Wayne: If it's quality music, I'll support the band. If Ilike it, I'm more inclined to buy it: to show support. If something isout just because it's trendy, I'm not going to spend money on it; I'mjust going to download it.

Amelia: I can't think of any reason to spend more money onmusic. If there were better artists, more artists that I liked, I wouldbuy their CDs. I would download it first, of course, but then I'd goout and buy it. But there are so few that I like.

Chris: CDs under nine bucks. Avril Lavigne did a CD for 7 to8 dollars, and they sold 4 million of them.

Are the record companies still necessary?

Eric: They are to the extent that they are able to market aname nationally or worldwide. But that's pretty much all they're goodfor.

Terri: I think they should cut back on all of the peoplethey're paying. It seems like they pay a lot of people to do…whatexactly? (Laughs) They need the musicians, but why do you needlegislative executives?

Rob: Some parts of the industry are just not going to bearound much longer. My dad told me that there was a place near where hegrew up that made stagecoaches. Even in the age of cars, that's allthey made. And they were around even up until my dad's lifetime. Theywere this completely stubborn company, and, of course, they went out ofbusiness.

Terri: It might be a little scary for them, but I think ifone of the major five labels were to just step out from that wholecircle of monopoly and say, “You know what, we're a good company,we're going to treat our artists right and this is what our name standsfor,” I think more people are going to honor and respect that.And, in turn, they'll get more artists and consumers that way.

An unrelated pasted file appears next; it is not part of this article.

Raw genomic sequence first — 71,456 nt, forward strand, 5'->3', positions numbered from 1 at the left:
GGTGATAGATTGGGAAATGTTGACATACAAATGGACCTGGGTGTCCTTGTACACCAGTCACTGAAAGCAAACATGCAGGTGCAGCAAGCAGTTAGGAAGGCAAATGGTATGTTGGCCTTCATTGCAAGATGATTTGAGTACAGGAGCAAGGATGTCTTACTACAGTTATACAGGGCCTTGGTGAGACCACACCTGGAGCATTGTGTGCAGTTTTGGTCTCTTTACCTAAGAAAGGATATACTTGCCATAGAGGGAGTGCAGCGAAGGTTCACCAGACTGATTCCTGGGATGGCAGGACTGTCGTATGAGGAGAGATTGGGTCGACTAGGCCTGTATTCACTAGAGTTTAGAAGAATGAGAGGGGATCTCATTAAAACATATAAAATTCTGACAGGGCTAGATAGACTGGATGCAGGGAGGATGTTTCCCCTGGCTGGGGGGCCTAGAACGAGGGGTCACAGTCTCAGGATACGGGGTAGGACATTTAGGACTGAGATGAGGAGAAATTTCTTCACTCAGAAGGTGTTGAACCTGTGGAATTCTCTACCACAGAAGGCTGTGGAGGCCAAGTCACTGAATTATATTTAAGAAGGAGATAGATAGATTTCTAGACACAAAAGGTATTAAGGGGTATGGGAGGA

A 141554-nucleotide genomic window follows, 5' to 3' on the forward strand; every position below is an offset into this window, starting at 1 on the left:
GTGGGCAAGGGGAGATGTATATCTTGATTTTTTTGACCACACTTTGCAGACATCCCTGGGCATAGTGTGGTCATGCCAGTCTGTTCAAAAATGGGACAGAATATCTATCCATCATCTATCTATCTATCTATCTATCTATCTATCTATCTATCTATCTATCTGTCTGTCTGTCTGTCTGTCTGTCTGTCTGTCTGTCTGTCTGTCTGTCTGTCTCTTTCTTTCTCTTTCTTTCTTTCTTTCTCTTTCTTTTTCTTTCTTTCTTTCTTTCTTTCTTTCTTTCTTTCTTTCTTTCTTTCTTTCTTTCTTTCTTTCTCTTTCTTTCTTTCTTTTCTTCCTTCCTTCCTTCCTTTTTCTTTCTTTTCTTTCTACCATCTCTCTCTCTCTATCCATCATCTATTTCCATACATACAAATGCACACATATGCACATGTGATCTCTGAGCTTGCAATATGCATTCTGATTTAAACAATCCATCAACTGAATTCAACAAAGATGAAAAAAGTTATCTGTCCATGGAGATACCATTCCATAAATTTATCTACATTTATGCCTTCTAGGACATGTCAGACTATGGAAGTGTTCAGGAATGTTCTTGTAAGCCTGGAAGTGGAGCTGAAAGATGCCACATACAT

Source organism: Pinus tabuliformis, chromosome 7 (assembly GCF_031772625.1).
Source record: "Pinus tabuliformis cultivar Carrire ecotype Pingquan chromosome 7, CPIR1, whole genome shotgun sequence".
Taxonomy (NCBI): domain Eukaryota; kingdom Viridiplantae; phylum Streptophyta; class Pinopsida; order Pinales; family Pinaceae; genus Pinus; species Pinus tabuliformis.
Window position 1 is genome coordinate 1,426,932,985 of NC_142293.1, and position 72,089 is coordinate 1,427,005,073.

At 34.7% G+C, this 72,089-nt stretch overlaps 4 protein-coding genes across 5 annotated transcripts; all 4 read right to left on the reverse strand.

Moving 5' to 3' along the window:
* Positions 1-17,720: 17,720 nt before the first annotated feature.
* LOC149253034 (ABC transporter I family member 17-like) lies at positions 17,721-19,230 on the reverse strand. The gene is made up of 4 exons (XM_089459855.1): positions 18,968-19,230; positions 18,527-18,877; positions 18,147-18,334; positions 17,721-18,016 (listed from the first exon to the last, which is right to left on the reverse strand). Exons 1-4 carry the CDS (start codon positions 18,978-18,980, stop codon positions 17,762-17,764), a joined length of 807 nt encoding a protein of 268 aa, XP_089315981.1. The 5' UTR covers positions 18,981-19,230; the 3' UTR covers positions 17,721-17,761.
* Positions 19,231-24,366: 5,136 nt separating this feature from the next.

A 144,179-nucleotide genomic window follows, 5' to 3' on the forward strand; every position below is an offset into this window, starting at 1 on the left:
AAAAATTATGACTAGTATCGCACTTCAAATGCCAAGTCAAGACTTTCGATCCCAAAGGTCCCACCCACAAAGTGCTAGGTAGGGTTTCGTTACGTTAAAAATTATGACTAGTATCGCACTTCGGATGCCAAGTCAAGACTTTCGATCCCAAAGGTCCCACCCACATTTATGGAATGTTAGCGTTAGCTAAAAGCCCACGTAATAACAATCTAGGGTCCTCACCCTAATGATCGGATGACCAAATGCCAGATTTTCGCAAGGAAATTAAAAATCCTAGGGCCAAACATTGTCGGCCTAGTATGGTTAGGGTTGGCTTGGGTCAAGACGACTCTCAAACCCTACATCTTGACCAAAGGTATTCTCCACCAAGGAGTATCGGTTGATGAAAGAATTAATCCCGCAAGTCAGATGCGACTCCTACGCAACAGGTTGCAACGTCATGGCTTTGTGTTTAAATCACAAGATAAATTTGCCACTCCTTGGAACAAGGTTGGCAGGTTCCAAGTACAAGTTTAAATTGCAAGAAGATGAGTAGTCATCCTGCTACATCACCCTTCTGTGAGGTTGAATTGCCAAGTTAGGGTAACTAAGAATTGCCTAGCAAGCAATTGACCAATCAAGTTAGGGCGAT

Eric: I think that the RIAA is going about it in totally thewrong way. They're trying to represent themselves as promoting newideas, when, really, they have none. The scariest part for them is thatthey can't point a finger at anyone. They can't say, “The guy onthe street corner, this business exec, he's downloading themost.” It's everybody. The numbers for downloading are showingthat what they're doing is not working. If they got their hands on itwhen it first came out, they could have done anything. There would havebeen infinite possibilities. But they let it grow too big for them tohop on it now. The thing that really shows me how badly they're doing,how desperate they are, is this new “kidpop”: reissuingtheir old catalog and aiming it toward kids so that the baby-boomerparents will buy it all over again.

Should the record labels set up their own downloadingnetworks?

Anna: I personally don't like having to have my computer onall of the time if I want to listen to music. If a record company'sreally looking to make money for an artist, I don't think selling MP3singles on the Web is going to do it. I think their main objectiveshould be to gain loyal fans — fans of the artist, not the singletrack. That's why I prefer CDs, because you see more of the depth ofthe artist when you listen to more of the songs. If they're looking tohave a solid fan base, the way to do it is to sell the artist, not thesingle.

Terri: They could offer something more than just the musicfrom the site. Like a drawing: win Dave Matthews tickets, or gobackstage, or meet the press — something that's going to attractpeople who say, “Wow, I might be able to do this extra thing andget involved.”

Rob: I wouldn't pay to download an MP3. I think that whatthey should do to make people buy CDs should be what they did with VHS.Originally, VHS players were just for people to tape off their TV. Butthen the studios went out and saturated the market and made VHS tapesof everything they had: movies and all kinds of stuff. If the recordcompanies would just saturate the MP3 market with free or very easilyduplicatable copies of the songs at, like, 96 kilobits or some reallylow quality, I think that people would download it and notice thedifference in quality. People who are really interested in an artistand hear a really bad-quality MP3 floating around would go out and buythe CD.

A longer version of these interviews can be found at PaulLehrman's personal site, InsiderAudio.com.